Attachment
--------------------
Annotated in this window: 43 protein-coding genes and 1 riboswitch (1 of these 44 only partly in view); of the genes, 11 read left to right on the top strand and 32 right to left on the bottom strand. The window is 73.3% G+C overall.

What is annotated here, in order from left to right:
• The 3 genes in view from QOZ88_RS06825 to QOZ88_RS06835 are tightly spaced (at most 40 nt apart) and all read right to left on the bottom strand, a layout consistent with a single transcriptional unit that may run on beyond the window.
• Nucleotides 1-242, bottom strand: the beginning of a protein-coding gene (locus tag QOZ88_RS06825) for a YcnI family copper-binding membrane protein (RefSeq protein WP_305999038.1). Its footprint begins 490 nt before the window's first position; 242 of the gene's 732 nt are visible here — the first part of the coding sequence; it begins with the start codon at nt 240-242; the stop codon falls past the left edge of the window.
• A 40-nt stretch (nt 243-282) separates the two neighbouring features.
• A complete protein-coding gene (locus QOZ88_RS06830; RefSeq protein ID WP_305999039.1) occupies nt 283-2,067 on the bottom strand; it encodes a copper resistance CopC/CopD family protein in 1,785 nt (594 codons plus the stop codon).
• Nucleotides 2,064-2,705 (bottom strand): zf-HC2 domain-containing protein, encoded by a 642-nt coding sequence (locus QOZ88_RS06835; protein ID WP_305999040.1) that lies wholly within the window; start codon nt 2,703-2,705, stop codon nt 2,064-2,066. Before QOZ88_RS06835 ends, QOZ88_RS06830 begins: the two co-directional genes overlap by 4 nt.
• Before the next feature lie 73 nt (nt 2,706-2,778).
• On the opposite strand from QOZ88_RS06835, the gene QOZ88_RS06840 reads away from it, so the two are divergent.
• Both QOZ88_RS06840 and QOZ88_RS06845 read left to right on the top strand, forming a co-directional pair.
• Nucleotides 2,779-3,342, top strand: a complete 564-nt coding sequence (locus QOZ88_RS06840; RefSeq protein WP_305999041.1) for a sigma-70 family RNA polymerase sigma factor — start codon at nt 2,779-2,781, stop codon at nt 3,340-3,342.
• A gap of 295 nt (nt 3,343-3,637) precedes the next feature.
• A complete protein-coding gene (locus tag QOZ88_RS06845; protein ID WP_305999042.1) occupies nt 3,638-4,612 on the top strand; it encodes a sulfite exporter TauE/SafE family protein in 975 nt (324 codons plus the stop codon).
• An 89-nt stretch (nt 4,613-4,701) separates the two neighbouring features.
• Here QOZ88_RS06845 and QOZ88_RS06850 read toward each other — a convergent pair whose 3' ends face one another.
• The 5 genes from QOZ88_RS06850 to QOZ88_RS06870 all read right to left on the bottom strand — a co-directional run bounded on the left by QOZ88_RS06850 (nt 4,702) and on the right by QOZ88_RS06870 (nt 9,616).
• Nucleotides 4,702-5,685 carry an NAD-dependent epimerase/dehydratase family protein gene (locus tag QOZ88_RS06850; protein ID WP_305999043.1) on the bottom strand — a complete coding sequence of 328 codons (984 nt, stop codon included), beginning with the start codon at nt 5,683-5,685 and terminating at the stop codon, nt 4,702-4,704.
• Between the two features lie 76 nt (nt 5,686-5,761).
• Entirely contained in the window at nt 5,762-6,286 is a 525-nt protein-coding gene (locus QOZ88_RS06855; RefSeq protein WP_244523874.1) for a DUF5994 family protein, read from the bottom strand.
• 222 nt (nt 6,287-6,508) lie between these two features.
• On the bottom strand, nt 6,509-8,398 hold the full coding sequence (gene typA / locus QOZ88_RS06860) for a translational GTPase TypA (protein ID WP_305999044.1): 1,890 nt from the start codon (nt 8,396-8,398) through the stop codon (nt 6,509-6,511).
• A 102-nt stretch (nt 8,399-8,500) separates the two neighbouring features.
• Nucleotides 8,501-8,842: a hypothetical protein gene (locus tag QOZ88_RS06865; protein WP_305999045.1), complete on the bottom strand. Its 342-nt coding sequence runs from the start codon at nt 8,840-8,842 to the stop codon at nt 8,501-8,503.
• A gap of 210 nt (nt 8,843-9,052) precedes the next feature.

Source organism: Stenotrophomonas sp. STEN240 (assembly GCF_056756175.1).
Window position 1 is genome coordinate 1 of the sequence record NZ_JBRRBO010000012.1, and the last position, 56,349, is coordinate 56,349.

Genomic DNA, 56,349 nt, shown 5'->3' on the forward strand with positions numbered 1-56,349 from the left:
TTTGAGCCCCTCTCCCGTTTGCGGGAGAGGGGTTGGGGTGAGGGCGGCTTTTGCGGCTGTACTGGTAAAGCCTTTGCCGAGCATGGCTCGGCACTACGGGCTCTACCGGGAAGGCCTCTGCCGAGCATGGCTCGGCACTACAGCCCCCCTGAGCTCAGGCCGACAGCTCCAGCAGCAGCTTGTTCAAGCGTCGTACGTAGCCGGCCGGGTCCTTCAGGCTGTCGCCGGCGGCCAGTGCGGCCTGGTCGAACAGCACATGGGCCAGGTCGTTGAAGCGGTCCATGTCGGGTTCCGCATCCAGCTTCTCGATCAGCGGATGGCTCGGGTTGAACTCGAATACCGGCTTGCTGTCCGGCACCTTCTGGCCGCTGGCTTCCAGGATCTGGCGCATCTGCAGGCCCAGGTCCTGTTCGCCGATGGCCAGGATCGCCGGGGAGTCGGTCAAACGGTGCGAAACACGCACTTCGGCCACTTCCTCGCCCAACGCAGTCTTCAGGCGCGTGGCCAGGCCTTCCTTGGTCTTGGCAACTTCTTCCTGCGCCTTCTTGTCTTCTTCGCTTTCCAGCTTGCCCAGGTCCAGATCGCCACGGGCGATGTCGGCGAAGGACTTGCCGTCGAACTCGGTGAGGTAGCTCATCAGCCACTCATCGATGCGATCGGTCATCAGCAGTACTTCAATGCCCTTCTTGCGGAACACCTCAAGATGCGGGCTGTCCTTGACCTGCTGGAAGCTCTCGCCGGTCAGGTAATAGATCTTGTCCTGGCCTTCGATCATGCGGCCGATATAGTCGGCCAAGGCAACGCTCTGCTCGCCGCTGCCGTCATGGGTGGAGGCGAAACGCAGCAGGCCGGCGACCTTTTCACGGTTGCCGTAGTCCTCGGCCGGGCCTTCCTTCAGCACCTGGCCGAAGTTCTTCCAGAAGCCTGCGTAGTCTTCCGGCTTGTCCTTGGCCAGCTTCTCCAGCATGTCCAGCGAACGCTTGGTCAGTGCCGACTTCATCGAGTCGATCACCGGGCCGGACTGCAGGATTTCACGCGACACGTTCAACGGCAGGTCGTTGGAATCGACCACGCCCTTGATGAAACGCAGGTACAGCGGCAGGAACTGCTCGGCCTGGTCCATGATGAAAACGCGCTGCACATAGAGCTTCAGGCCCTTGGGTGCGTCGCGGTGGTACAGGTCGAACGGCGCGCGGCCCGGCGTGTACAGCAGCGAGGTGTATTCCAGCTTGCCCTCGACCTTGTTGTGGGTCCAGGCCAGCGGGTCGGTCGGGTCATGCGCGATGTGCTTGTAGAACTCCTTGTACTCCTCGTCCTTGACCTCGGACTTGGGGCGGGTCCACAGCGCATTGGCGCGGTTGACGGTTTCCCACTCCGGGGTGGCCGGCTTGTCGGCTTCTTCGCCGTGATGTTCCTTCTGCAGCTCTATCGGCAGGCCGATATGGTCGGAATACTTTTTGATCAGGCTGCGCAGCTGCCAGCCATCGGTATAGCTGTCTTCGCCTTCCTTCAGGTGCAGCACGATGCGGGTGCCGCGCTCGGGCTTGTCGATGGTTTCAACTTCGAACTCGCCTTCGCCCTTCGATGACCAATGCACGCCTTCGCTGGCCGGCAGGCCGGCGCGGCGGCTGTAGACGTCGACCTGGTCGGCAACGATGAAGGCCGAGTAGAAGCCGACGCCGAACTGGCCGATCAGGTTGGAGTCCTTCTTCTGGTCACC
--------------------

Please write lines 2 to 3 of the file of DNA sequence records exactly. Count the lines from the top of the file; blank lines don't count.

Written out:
What is annotated here, in order from left to right:
• The 3 genes in view from QOZ88_RS06825 to QOZ88_RS06835 are tightly spaced (at most 40 nt apart) and all read right to left on the bottom strand, a layout consistent with a single transcriptional unit that may run on beyond the window.